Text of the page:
Note: the figure is static - enhancement with interactive effects failed. This is either due to a version incompatibility of the 'SVGAnnotation' R package and your version of 'Cairo' or 'libcairo', or due to plot misformating. Please consult the Bioconductor mailing list, or contact the maintainer of 'arrayQualityMetrics' with a reproducible example in order to fix this problem.

Section 2: Array intensity distributions

- Figure 4: Boxplots.
box.png
Figure 4 (PDF file) shows boxplots representing summaries of the signal intensity distributions of the arrays. Each box corresponds to one array. Typically, one expects the boxes to have similar positions and widths. If the distribution of an array is very different from the others, this may indicate an experimental problem. Outlier detection was performed by computing the Kolmogorov-Smirnov statistic Ka between each array's distribution and the distribution of the pooled data.


+ Figure 5: Outlier detection for Boxplots.
- Figure 6: Density plots.
array
sampleNames
AssayName
FactorValue
FileName

Figure 6 (PDF file) shows density estimates (smoothed histograms) of the data. Typically, the distributions of the arrays should have similar shapes and ranges. Arrays whose distributions are very different from the others should be considered for possible problems. Various features of the distributions can be indicative of quality related phenomena. For instance, high levels of background will shift an array's distribution to the right. Lack of signal diminishes its right right tail. A bulge at the upper end of the intensity range often indicates signal saturation.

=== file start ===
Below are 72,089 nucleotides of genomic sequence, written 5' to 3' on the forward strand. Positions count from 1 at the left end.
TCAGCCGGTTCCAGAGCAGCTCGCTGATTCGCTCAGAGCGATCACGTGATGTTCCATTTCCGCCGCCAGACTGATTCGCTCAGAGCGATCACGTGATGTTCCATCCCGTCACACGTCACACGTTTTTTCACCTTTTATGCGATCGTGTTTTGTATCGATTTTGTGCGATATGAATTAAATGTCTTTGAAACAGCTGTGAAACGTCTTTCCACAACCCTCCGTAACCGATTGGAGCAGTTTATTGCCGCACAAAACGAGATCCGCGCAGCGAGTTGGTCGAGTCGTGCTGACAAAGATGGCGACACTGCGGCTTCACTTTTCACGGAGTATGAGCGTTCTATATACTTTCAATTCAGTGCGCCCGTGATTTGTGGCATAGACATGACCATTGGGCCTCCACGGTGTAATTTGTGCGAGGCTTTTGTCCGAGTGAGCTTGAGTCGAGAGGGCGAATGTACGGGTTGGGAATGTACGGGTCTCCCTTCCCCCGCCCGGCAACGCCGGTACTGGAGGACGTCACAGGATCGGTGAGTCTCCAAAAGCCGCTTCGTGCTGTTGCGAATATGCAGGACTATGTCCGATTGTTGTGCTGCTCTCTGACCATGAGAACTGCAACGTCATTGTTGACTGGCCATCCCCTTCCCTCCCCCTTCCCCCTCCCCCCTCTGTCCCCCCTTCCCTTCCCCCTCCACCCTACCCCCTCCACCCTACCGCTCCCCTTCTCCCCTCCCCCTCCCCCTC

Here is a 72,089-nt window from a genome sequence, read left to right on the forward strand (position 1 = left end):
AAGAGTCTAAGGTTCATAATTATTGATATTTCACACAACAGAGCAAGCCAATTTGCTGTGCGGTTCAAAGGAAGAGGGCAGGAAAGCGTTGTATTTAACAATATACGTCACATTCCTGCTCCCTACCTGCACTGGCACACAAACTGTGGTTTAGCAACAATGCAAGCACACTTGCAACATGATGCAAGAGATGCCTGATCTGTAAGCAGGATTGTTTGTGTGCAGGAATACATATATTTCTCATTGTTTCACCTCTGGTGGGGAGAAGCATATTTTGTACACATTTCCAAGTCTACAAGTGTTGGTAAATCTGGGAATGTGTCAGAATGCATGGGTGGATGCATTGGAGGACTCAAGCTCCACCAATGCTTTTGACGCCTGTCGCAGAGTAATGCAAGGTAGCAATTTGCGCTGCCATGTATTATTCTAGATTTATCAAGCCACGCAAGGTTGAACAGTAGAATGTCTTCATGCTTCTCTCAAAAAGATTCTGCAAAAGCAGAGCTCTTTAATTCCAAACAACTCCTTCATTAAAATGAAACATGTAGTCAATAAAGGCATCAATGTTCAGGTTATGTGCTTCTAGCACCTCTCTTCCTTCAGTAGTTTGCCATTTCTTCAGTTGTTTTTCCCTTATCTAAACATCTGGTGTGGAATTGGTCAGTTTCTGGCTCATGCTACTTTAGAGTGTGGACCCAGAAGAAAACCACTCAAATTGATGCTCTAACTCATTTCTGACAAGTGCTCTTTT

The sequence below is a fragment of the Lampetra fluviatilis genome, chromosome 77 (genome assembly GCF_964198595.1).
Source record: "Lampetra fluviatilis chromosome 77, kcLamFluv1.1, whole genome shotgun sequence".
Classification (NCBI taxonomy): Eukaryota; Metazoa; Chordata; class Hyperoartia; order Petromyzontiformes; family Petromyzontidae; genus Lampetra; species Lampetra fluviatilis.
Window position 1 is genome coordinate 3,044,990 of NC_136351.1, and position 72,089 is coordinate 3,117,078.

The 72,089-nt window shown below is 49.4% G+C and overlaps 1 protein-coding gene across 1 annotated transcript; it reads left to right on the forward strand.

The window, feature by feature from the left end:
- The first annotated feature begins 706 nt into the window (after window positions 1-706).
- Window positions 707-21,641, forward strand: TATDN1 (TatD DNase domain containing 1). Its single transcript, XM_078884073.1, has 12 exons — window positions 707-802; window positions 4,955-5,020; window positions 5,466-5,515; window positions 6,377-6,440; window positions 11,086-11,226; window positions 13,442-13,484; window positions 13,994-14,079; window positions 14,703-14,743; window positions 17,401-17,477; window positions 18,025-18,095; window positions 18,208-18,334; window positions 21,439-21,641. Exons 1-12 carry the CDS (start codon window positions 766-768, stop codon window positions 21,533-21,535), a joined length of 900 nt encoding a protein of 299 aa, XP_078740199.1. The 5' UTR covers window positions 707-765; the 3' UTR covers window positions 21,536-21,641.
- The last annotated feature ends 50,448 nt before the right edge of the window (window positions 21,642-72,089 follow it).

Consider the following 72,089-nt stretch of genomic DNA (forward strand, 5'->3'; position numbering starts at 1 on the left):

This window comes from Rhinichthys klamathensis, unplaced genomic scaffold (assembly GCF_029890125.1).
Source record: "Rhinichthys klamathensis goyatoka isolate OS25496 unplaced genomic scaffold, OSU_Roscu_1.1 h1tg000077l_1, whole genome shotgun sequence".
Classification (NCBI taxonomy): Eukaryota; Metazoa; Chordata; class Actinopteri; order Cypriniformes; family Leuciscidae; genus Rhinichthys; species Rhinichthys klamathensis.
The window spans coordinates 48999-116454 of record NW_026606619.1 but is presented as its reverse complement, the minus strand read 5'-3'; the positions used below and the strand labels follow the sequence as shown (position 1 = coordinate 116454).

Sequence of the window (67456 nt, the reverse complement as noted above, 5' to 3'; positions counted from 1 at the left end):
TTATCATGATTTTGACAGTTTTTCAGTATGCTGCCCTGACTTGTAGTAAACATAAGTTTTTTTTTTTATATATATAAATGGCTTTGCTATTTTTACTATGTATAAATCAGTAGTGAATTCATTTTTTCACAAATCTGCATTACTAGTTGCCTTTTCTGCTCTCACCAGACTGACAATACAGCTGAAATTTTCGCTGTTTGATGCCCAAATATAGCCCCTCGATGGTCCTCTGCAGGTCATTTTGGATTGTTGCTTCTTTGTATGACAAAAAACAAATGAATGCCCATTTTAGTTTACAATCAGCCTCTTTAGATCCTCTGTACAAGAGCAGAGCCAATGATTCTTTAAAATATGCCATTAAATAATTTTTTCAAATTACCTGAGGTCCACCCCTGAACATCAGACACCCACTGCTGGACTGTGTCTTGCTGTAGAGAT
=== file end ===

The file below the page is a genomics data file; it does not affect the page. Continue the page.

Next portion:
Section 3: Variance mean dependence

- Figure 7: Standard deviation versus rank of the mean.
msd.png
Figure 7 (PDF file) shows a density plot of the standard deviation of the intensities across arrays on the y-axis versus the rank of their mean on the x-axis. The red dots, connected by lines, show the running median of the standard deviation. After normalisation and transformation to a logarithm(-like) scale, one typically expects the red line to be approximately horizontal, that is, show no substantial trend. In some cases, a hump on the right hand of the x-axis can be observed and is symptomatic of a saturation of the intensities.



Section 4: Individual array quality

- Figure 8: MA plots.
ma.png
Figure 8 (PDF file) shows MA plots. M and A are defined as:
M = log2(I1) - log2(I2)
A = 1/2 (log2(I1)+log2(I2)),
where I1 is the intensity of the array studied, and I2 is the intensity of a "pseudo"-array that consists of the median across arrays. Typically, we expect the mass of the distribution in an MA plot to be concentrated along the M = 0 axis, and there should be no trend in M as a function of A. If there is a trend in the lower range of A, this often indicates that the arrays have different background intensities; this may be addressed by background correction. A trend in the upper range of A can indicate saturation of the measurements; in mild cases, this may be addressed by non-linear normalisation (e.g. quantile normalisation).
Outlier detection was performed by computing Hoeffding's statistic Da on the joint distribution of A and M for each array. Shown are first the 4 arrays with the highest values of Da, then the 4 arrays with the lowest values. The value of Da is shown in the panel headings. 0 arrays had Da>0.15 and were marked as outliers. For more information on Hoeffing's D-statistic, please see the manual page of the function hoeffd in the Hmisc package.


+ Figure 9: Outlier detection for MA plots.

This report has been created with arrayQualityMetrics 3.16.0 under R version 3.0.1 (2013-05-16).